If there are multiple RFID or NFC readers in an area, how can I know which is active or reading a tag?
There is no global numbering system to ensure that every radio frequency identification reader has a unique identifier for the purposes of identifying which reader is interrogating a tag.
I reached out to Sanjiv Dua, the president of training and systems integration firm RFID4U, for information about how systems identify which reader is doing the interrogating. Sanjiv points out that ultrahigh-frequency (UHF) readers are network devices, so the factory-configured unique Mac ID and host name can identify these readers uniquely. Similarly, for Near Field Communication (NFC) readers in phones, the International Mobile Equipment Identity (IMEI) number can be a unique number. But for all practical purposes, software applications typically identify each reader uniquely.
"Whether you use UHF, HF [high-frequency] or NFC RFID, you typically write a software application to manage the reader functions," Sanjiv explains. "Within the software application, you define the reader ID or name. So whenever the reader captures a tag read, the reader provides its own ID or name along with the values captured from the tag or tags."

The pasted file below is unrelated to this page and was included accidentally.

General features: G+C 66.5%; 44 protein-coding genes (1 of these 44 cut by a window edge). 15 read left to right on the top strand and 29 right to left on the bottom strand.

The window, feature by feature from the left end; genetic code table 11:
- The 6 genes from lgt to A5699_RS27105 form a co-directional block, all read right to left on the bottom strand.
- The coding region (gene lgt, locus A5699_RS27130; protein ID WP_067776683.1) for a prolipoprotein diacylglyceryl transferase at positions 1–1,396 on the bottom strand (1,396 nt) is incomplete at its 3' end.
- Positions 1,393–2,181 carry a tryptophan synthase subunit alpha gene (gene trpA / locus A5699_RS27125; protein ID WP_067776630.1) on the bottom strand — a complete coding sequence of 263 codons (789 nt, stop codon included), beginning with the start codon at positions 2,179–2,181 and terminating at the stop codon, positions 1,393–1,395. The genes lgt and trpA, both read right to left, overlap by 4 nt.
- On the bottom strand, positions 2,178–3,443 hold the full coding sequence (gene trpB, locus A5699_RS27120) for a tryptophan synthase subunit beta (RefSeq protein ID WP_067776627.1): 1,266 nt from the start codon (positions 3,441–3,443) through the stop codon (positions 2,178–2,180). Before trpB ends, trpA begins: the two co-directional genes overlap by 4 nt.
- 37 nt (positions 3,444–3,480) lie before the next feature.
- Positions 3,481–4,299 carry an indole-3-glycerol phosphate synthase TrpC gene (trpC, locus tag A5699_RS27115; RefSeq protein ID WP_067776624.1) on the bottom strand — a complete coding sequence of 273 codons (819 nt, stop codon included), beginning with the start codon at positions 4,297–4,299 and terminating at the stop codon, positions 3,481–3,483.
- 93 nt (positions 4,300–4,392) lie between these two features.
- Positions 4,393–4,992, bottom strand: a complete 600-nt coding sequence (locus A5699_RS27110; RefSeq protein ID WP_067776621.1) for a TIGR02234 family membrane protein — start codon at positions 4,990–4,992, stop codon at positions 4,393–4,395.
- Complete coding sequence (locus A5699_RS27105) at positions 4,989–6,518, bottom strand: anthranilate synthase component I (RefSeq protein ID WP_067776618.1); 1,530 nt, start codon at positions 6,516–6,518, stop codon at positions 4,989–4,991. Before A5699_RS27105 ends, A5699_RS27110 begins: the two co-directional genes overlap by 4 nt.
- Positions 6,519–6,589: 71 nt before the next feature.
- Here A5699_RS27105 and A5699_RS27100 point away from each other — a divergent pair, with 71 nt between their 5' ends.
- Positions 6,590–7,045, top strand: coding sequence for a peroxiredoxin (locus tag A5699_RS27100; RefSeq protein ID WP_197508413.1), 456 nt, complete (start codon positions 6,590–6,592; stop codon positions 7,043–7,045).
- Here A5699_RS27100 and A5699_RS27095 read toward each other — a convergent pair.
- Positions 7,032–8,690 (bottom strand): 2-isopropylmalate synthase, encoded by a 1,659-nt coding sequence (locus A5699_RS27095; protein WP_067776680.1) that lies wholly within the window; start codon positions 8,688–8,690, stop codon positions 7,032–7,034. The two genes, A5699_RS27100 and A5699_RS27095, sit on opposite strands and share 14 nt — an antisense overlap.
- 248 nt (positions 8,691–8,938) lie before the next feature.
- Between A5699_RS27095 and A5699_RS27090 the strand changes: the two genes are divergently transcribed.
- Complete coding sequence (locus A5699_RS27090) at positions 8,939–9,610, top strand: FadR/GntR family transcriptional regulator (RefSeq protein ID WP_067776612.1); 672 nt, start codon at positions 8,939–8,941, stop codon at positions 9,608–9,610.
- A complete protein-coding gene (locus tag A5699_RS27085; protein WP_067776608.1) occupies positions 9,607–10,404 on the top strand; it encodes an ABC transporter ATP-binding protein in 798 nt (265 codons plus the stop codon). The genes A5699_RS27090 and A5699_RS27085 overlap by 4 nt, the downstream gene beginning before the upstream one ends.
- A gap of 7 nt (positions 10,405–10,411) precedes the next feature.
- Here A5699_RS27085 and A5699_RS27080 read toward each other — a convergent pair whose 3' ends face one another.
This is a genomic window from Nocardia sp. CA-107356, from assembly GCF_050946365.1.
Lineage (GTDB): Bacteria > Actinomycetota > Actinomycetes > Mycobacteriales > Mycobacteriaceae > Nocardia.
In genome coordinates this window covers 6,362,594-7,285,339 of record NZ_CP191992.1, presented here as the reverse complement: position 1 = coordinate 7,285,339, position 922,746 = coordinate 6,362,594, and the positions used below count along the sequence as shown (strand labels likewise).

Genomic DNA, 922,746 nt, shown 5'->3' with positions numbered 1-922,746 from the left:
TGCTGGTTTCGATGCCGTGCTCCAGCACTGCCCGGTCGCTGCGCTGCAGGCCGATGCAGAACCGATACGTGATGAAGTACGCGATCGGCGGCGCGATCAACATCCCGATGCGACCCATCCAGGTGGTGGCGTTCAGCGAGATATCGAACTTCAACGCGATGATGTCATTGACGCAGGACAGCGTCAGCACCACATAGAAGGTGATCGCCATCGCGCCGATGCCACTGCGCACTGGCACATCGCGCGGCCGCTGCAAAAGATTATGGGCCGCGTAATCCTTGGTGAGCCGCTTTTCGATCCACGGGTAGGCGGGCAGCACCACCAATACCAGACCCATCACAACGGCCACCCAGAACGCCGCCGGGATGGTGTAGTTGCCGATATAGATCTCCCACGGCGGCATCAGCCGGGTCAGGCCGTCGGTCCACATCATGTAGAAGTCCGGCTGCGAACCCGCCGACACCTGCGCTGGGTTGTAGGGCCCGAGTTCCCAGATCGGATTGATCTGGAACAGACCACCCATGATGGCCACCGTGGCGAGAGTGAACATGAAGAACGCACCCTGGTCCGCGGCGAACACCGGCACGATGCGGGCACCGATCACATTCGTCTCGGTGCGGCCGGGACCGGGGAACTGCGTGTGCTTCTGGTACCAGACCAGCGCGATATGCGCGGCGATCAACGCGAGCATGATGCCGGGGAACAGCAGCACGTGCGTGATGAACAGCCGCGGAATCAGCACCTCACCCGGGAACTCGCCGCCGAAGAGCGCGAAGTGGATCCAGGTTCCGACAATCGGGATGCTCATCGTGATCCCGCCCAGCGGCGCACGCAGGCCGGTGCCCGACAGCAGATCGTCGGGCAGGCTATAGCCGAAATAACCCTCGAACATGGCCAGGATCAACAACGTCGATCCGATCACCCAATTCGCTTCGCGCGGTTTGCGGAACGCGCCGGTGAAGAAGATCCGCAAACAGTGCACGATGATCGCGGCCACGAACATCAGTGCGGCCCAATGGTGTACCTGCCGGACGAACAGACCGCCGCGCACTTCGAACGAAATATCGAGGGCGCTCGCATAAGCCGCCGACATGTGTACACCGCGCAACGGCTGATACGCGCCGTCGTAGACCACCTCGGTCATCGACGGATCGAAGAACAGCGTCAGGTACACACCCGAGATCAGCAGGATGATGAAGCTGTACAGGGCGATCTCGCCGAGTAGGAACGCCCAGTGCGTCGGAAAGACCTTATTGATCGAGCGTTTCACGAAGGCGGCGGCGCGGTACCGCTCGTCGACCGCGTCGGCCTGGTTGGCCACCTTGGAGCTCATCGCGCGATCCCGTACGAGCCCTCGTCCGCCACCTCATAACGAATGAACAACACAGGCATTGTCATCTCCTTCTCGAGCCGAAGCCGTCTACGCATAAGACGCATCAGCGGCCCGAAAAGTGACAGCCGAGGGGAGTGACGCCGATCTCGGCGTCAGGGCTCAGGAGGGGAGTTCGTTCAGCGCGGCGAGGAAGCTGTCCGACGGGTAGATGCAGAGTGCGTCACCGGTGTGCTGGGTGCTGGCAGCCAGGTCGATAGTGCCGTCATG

In other words, the software tells the reader when to turn on and read, and when not to read. This can also be triggered by an electronic eye or some other input. The software identifies each reader in the system. You can even assign values to each antenna in a multipart antenna, and tell the reader to report which antenna read the tag. This is useful if you use one reader with eight antenna ports to cover two dock doors. If the tag is read by antennas 1, 2, 3 or 4, for instance, then you know the item came through dock door 1.
—Mark Roberti, Founder and Editor, RFID Journal
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